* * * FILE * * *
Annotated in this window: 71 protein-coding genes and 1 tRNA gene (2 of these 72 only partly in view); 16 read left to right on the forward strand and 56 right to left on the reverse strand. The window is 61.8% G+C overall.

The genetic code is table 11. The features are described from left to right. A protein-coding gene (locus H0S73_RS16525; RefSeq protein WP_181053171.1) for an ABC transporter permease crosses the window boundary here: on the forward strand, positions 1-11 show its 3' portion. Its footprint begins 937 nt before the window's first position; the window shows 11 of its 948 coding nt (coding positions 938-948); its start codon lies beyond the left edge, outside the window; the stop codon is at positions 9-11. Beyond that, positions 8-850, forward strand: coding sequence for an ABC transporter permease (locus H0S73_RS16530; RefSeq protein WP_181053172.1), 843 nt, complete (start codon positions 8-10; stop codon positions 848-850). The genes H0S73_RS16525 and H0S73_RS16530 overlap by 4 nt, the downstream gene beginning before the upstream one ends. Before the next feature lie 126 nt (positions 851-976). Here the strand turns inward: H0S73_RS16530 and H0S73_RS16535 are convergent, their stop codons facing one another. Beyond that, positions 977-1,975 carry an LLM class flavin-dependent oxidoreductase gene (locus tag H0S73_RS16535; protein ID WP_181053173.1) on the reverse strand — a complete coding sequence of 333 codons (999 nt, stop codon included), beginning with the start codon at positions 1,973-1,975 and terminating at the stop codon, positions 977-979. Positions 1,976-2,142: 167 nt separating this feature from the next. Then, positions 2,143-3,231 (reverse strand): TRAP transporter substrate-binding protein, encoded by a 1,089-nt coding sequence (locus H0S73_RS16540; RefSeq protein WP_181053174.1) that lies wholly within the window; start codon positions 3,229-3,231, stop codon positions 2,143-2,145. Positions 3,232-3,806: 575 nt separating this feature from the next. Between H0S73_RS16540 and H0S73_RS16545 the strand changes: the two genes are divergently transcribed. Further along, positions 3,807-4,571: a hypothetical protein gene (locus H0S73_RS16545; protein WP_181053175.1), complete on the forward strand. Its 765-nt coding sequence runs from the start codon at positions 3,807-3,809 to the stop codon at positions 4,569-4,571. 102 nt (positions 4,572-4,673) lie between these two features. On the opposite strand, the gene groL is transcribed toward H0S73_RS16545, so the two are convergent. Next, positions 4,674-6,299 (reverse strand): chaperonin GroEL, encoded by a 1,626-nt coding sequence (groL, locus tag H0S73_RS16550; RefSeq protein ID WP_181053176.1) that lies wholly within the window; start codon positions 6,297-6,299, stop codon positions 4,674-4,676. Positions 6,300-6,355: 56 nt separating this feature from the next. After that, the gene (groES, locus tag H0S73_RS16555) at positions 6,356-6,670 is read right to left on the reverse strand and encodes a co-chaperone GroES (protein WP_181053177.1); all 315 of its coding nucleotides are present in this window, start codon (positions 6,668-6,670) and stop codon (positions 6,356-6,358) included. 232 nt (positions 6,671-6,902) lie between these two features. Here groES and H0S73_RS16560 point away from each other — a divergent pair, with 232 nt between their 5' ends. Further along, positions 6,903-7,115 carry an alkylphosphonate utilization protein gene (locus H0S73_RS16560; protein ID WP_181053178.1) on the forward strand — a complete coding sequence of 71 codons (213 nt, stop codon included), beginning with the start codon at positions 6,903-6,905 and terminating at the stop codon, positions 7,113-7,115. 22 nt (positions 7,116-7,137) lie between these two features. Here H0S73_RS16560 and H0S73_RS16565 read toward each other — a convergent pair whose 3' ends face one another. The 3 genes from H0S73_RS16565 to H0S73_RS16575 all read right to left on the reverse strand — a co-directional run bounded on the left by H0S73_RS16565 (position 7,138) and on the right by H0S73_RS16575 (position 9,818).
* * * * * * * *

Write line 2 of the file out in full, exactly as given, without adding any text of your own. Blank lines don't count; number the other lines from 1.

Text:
The genetic code is table 11. The features are described from left to right. A protein-coding gene (locus H0S73_RS16525; RefSeq protein WP_181053171.1) for an ABC transporter permease crosses the window boundary here: on the forward strand, positions 1-11 show its 3' portion. Its footprint begins 937 nt before the window's first position; the window shows 11 of its 948 coding nt (coding positions 938-948); its start codon lies beyond the left edge, outside the window; the stop codon is at positions 9-11. Beyond that, positions 8-850, forward strand: coding sequence for an ABC transporter permease (locus H0S73_RS16530; RefSeq protein WP_181053172.1), 843 nt, complete (start codon positions 8-10; stop codon positions 848-850). The genes H0S73_RS16525 and H0S73_RS16530 overlap by 4 nt, the downstream gene beginning before the upstream one ends. Before the next feature lie 126 nt (positions 851-976). Here the strand turns inward: H0S73_RS16530 and H0S73_RS16535 are convergent, their stop codons facing one another. Beyond that, positions 977-1,975 carry an LLM class flavin-dependent oxidoreductase gene (locus tag H0S73_RS16535; protein ID WP_181053173.1) on the reverse strand — a complete coding sequence of 333 codons (999 nt, stop codon included), beginning with the start codon at positions 1,973-1,975 and terminating at the stop codon, positions 977-979. Positions 1,976-2,142: 167 nt separating this feature from the next. Then, positions 2,143-3,231 (reverse strand): TRAP transporter substrate-binding protein, encoded by a 1,089-nt coding sequence (locus H0S73_RS16540; RefSeq protein WP_181053174.1) that lies wholly within the window; start codon positions 3,229-3,231, stop codon positions 2,143-2,145. Positions 3,232-3,806: 575 nt separating this feature from the next. Between H0S73_RS16540 and H0S73_RS16545 the strand changes: the two genes are divergently transcribed. Further along, positions 3,807-4,571: a hypothetical protein gene (locus H0S73_RS16545; protein WP_181053175.1), complete on the forward strand. Its 765-nt coding sequence runs from the start codon at positions 3,807-3,809 to the stop codon at positions 4,569-4,571. 102 nt (positions 4,572-4,673) lie between these two features. On the opposite strand, the gene groL is transcribed toward H0S73_RS16545, so the two are convergent. Next, positions 4,674-6,299 (reverse strand): chaperonin GroEL, encoded by a 1,626-nt coding sequence (groL, locus tag H0S73_RS16550; RefSeq protein ID WP_181053176.1) that lies wholly within the window; start codon positions 6,297-6,299, stop codon positions 4,674-4,676. Positions 6,300-6,355: 56 nt separating this feature from the next. After that, the gene (groES, locus tag H0S73_RS16555) at positions 6,356-6,670 is read right to left on the reverse strand and encodes a co-chaperone GroES (protein WP_181053177.1); all 315 of its coding nucleotides are present in this window, start codon (positions 6,668-6,670) and stop codon (positions 6,356-6,358) included. 232 nt (positions 6,671-6,902) lie between these two features. Here groES and H0S73_RS16560 point away from each other — a divergent pair, with 232 nt between their 5' ends. Further along, positions 6,903-7,115 carry an alkylphosphonate utilization protein gene (locus H0S73_RS16560; protein ID WP_181053178.1) on the forward strand — a complete coding sequence of 71 codons (213 nt, stop codon included), beginning with the start codon at positions 6,903-6,905 and terminating at the stop codon, positions 7,113-7,115. 22 nt (positions 7,116-7,137) lie between these two features. Here H0S73_RS16560 and H0S73_RS16565 read toward each other — a convergent pair whose 3' ends face one another. The 3 genes from H0S73_RS16565 to H0S73_RS16575 all read right to left on the reverse strand — a co-directional run bounded on the left by H0S73_RS16565 (position 7,138) and on the right by H0S73_RS16575 (position 9,818).